The coolamon in this picture is at top left. It is lined with paperbark, often done when used as a cradle for newborns.

Coolamon is an anglicised version of the Wiradjuric word guliman[1] used to describe an Australian Aboriginal carrying vessel.

It is a multi-purpose shallow vessel, or dish with curved sides, ranging in length from 30 to 70 cm, and similar in shape to a canoe.

Coolamons were traditionally used by Aboriginal women to carry water, fruit, nuts, as well as to cradle babies. Today when women gather bush tucker, they usually use a billy can, bucket or flour tin. Coolamons were carried on the head when travelling any distance, or under the arm if used as a cradle. If carried on the head, a ring pad (akartne in Arrernte) was placed on the head, made out of possum and/or human hair string, twisted grass, or feathers.[1]

This helped to cushion and support the carriage of the coolamon; the same purpose as those used by women in traditional cultures around the world to carry vessels on their heads. The Pintupi of the Western Desert would attach a double strand of plaited rope (ngalyibi) made of hair or plant fibre to sling the coolamon over their shoulders.[2] They also wore smaller coolamons as hats, with the twine around the chin.[3]

Coolamons were used for winnowing grains in the traditional bread-making process, as well as a general heating and cooking vessel. They could even be used as an umbrella.


A scarred tree, probably used to make a coolamon (Parramatta, NSW).

Coolamons are generally made by the men. They are usually made from a hardwood such as mallee. In Central Australia, the bean tree was often used. A piece of the outer bark of the tree is removed, then moulded over the fire to give it its distinctive curved sides. Deep ridges were made using a quartz stone knife. It needed to stand for a number of days, with a stick of wood holding it open to prevent it losing its shape. It may also be made of a knot or excrescence (“wirree”), from a tree.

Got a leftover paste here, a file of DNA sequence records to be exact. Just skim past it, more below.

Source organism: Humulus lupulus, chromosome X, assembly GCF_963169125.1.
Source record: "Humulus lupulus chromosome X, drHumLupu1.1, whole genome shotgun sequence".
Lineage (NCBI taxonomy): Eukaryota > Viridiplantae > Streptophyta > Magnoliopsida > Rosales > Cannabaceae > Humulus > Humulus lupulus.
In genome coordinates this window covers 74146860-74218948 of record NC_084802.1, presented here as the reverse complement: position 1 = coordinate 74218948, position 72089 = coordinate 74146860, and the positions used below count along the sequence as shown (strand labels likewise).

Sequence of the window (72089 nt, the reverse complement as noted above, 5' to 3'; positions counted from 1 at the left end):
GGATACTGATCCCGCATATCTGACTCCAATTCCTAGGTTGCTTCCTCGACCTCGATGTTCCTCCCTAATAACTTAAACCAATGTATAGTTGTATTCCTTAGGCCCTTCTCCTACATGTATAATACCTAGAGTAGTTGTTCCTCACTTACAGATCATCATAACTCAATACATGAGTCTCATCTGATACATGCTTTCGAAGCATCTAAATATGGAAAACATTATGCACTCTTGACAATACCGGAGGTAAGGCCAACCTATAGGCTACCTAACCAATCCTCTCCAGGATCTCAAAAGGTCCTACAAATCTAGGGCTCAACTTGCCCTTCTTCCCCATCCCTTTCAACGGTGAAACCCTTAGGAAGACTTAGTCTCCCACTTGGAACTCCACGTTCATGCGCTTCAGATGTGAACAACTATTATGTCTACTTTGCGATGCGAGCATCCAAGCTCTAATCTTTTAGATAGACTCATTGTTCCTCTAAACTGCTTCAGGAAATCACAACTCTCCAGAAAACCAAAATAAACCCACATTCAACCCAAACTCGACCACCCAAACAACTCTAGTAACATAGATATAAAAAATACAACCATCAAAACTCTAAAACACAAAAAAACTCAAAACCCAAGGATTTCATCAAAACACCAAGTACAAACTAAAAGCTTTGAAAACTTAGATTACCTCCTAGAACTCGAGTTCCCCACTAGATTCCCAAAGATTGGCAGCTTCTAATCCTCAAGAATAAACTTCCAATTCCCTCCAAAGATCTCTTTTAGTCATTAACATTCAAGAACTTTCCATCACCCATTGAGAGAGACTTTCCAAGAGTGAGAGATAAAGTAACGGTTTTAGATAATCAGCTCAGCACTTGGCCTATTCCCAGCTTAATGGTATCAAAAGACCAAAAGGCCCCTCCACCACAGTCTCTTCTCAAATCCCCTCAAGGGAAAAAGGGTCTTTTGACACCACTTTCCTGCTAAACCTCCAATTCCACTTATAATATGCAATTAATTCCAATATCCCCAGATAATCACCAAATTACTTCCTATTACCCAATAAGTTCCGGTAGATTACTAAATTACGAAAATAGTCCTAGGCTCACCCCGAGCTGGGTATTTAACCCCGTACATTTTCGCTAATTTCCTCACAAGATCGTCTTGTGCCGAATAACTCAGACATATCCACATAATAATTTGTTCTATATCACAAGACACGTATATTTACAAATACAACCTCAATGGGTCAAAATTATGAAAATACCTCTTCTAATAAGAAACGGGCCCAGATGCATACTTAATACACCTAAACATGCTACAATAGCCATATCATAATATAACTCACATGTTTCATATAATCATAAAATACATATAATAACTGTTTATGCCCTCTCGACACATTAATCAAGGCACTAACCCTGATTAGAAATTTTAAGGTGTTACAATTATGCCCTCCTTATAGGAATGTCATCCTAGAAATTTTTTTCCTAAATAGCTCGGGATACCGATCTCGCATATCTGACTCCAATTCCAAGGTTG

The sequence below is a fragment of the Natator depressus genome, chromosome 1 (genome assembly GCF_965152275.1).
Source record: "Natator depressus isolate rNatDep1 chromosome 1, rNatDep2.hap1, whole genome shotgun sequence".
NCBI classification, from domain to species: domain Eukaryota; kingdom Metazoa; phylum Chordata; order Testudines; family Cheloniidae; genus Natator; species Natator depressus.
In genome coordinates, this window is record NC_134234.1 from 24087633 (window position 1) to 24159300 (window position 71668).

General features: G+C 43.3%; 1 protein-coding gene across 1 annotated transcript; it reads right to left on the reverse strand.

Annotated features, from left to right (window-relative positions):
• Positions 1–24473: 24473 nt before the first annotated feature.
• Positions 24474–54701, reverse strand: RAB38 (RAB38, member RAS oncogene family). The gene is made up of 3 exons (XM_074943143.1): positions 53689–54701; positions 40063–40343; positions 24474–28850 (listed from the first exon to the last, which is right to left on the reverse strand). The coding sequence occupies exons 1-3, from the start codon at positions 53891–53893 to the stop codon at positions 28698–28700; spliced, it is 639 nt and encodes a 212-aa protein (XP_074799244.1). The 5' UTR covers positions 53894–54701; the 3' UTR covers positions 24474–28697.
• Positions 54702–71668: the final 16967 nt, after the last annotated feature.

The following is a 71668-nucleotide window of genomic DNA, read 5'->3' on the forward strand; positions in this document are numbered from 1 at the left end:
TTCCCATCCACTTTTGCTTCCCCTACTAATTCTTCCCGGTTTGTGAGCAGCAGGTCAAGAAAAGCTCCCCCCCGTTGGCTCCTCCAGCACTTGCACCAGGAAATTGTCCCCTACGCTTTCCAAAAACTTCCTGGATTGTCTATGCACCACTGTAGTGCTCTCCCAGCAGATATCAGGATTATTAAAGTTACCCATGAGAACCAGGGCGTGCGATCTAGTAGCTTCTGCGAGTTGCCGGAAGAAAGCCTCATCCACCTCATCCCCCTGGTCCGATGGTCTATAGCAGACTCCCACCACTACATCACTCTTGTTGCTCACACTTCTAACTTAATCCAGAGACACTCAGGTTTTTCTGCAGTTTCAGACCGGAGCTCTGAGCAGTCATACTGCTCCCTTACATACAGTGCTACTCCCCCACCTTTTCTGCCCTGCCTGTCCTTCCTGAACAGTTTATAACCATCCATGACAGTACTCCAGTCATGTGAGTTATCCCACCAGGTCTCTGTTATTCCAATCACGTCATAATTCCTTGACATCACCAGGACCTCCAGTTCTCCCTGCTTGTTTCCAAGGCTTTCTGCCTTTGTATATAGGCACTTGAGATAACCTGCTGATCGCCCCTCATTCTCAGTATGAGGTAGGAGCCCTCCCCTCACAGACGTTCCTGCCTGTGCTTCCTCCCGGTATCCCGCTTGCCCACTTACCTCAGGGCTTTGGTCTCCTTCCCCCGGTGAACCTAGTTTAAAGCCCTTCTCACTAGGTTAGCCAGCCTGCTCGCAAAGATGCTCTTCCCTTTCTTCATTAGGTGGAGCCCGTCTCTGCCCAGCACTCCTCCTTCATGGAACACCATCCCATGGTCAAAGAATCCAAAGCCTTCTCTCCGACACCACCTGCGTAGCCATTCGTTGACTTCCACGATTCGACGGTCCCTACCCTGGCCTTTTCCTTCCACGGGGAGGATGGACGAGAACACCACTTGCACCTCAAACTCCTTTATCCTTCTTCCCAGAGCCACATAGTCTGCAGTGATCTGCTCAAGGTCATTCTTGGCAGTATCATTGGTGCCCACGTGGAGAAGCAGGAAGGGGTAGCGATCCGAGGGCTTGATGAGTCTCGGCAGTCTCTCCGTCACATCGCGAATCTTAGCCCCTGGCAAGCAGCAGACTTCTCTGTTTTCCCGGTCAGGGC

Coolamons were often ornately decorated on their exterior with various etchings – depicting tribal insignia and totemic designs. They were also used in ceremonies, such as for aromatic smoking, which was believed to have purifying effects. They were rubbed regularly with fat, such as emu fat to keep the wood in good condition.

Many other names are used in other parts of Aboriginal Australia, by Murri, Queensland Aborigines, and people in the Northern Territory, Victoria, Western Australia as well as by the Dharug, or Eora people from the Sydney area. Some other names, and their respective languages, include:

Word language
  • pitchi
  • bindgie
  • bingie
binguie Wollaroi
  • dondee (small)
  • kittee (big)
oorlarda Bardi
lijarri Wagiman
urtne Arrernte
yandandakko Pintupi
yandi Noongar
yoko Kaurna
tjarndu Murrinh Patha
gulaman Wiradjuri

See also


  1. ^ "Coolamon, NSW". Aussie Towns. Retrieved 2023-08-19.
  2. ^ Donald Thomson, Bindibu Country, Thomas Nelson, Melbourne, 1975, ISBN 0-17-005049-1, p101.
  3. ^ Thomson, op cit, illustration 13